Can the kid replacer formula be stored in the refrigerator then reheated (warmed in water) ?

Raju Ahmmed 08/18/2021, 7:14:04 AM

Can I have price and pack size to findout scope of import to Bangladesh.

Anonymous 11/10/2021, 7:25:30 AM

Can we feed a baby goat a powder milk will they die if we feed then a powder milk for babies animal lik for puppy citten goat and dog

Plss answer quick

Cobb 12/07/2021, 12:57:39 PM

Can you premix the milk replacer and put it in the fridge for a later date?

Sanctuary pet … 12/31/2021, 4:28:13 AM

Sanctuary pet Care center is a vet product and medicine whole sale and retail store...I interested in your products ..pls send me your products details and price list this number 9377916916

Jamie Hendrix 02/25/2022, 8:44:04 AM

I only have one bottle baby and I want to only mix a small batch of 6 ounces at a time to reduce waste. What would be the powder to water ratio for 6 oz batch at a time?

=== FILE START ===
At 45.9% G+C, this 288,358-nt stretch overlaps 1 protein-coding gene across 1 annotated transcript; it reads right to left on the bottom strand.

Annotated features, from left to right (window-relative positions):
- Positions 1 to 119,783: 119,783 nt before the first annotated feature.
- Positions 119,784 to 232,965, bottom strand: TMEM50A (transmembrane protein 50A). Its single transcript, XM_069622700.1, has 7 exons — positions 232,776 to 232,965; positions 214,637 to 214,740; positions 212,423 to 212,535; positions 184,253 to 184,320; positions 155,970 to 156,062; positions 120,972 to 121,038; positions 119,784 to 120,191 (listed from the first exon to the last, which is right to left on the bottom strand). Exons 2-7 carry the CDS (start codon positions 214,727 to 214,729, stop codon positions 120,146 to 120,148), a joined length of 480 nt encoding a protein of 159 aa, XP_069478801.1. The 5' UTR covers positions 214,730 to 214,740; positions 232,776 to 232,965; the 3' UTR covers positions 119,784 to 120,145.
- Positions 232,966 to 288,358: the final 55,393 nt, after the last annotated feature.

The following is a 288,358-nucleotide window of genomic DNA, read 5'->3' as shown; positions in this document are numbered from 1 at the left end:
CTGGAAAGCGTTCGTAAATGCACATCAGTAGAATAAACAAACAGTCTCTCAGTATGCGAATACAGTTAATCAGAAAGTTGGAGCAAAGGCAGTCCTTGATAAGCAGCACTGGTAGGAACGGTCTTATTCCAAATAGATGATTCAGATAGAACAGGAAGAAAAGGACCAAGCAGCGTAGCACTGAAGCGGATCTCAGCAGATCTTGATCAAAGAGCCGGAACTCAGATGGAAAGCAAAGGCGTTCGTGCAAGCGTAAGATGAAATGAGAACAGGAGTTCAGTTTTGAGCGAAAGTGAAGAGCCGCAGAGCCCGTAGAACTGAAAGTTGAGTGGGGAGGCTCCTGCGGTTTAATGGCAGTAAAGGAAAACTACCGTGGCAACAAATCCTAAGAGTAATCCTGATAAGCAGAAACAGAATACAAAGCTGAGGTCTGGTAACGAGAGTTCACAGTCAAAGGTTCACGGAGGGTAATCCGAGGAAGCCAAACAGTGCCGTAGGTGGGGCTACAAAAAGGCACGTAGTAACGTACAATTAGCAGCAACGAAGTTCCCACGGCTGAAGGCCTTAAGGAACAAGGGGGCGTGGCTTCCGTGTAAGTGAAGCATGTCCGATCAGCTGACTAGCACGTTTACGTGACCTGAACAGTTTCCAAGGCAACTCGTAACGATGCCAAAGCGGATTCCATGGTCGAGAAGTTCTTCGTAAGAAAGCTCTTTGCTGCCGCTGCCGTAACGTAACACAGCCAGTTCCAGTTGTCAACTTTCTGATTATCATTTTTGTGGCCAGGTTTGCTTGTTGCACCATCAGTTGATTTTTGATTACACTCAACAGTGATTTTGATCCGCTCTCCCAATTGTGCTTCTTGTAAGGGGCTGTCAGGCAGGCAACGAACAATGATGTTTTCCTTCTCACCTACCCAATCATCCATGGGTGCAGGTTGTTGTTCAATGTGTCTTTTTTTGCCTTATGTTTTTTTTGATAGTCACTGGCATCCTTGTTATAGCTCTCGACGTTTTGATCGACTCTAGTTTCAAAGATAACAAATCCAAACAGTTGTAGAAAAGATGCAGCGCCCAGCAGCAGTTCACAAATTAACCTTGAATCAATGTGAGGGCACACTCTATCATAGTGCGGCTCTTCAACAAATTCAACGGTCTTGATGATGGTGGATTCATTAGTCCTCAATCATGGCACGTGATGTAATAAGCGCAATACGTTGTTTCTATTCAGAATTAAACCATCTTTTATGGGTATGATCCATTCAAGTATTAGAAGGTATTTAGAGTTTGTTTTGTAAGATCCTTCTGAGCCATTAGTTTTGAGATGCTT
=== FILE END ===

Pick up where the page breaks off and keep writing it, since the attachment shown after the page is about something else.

In reply to by Jamie Hendrix

Kari 03/12/2022, 9:25:43 PM

Did you even get an answer to this? I’m wondering the same for smaller batches.

Anonymous 02/26/2022, 9:58:53 AM

Can you give this to adult goats as a supplement? Or does to help with milk production?

In reply to by Anonymous

Frankie Huffman 05/26/2022, 12:55:31 AM

We have 150 goats and the answer is yes you can give this to adult goats. We have saved some really sick goats who were losing weight and refusing to eat. We syringe fed this milk replacer into their mouths 4 times per day about 13 ozs per feeding and syringed separately some Red Cell liquid once per day, and electrolytes between milk feedings if they are not drinking water. Just syringe slowly into the side of their mouths so they don't get choked. Think of it as you would Ensure for humans who need extra nutrition. Usually our goats are back to eating again within a week's time. The only problem we have had is that once they start getting the milk they don't want to go back off of it.